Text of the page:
supporters with disabilities. Level Playing Field asked whether,
by lowering the roof and removing the upper tier of seating, the
design for the Stadium might affect adversely affect the quality
and quantity of seating provided for spectators with disabilities.
In evidence, Ms Brady gave the Committee "absolute assurance"
that when the top tier of the Olympic stadium is taken off, there
will be no reduction in the number of disabled spectator viewing
areas, or in the quality of sight lines, and that disabled fans
will not be moved around from one part of the stadium to another.
247. Baroness Grey-Thompson told us of the positive
experience for disabled spectators at the Games, with better access
at the venues including the ability to seat wheelchair users alongside
their families. She contrasted this to the position of "most
Premiership football stadiums" which were:
"pretty shocking if you are a wheelchair
user. There is a large number of clubs who do not allow disabled
people to buy season tickets; they can be given tickets in one
out of every three games, which means you cannot complain about
your sightline, your accessible seating, toilets or whether you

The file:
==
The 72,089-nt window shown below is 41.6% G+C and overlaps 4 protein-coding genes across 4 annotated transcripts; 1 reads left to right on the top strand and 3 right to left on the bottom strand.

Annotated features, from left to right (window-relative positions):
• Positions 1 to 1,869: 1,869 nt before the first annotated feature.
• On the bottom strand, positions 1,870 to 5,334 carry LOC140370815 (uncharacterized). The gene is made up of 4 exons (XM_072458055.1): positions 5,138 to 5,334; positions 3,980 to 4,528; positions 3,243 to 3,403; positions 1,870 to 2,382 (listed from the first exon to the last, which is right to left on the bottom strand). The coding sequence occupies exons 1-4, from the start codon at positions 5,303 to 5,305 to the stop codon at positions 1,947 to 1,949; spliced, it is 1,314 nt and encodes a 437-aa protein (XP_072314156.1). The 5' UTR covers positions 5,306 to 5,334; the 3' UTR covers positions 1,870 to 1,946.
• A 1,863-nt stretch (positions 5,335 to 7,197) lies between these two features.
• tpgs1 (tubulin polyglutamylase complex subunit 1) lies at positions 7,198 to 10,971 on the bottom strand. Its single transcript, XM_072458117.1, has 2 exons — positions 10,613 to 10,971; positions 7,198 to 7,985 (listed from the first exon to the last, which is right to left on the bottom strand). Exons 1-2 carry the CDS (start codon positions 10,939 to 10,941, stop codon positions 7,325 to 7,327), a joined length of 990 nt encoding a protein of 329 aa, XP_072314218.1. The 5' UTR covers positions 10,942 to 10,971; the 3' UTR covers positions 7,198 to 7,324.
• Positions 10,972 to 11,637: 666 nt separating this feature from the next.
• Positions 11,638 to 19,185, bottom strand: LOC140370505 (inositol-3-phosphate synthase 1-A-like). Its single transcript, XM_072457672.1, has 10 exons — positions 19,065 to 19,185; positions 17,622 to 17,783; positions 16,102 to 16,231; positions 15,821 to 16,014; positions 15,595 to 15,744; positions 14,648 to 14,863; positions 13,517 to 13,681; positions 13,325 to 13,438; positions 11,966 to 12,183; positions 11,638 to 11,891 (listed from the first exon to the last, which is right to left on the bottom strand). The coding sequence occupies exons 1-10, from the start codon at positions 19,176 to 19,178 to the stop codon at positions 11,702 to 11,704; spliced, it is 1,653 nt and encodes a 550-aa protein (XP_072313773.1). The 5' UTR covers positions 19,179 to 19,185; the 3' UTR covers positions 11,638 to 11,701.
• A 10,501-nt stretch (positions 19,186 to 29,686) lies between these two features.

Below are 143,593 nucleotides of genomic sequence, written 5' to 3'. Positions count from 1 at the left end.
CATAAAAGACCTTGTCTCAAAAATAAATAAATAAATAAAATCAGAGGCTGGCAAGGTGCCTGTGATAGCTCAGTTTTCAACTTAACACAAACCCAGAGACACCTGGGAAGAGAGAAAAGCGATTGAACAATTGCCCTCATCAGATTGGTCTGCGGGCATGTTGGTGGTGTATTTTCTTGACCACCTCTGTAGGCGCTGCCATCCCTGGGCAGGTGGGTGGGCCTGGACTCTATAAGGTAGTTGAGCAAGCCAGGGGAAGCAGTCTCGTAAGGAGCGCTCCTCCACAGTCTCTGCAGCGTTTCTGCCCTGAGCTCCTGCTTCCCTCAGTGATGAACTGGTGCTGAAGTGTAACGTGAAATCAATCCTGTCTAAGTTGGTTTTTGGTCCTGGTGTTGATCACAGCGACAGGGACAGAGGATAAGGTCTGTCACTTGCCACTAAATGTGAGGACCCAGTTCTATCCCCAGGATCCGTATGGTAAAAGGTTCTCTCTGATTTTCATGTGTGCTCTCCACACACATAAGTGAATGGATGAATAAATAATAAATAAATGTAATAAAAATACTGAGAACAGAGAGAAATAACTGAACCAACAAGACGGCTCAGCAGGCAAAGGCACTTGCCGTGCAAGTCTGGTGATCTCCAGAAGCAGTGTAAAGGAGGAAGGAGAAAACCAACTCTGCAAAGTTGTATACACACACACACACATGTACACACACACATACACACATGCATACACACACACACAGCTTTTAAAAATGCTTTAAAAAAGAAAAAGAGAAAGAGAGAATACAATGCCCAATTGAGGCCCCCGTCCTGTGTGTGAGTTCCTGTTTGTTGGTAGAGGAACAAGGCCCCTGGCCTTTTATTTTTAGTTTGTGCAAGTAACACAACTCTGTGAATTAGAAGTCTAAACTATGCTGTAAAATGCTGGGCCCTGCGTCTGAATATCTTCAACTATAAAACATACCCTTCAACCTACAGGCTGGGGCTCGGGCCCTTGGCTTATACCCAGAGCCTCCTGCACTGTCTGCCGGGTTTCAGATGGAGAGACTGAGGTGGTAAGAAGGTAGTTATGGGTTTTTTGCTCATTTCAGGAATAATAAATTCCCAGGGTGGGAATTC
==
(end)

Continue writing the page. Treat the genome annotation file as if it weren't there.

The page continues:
have to sit with away fans or home and away fans together. There
is a big piece of work that could be done."
248. In evidence, Lord Faulkner of Worcester
asked the Secretary of State whether she would support changes
to the licensing conditions which are attached to football grounds
to include minimum levels of disabled access. She replied that
"there is an obligation on any provider of a service to consider
the needs of disabled individuals, and I am very happy to look
more closely at the point... about licensing conditions, but for
me, goodness, it just makes common sense, does it not?"
In supplementary written evidence, she highlighted the potential
complexity of altering the licensing regime.
249. We are reassured by West Ham United's
firm guarantee that the quality and quantity of seating for spectators
with disabilities will not be compromised by the re-design of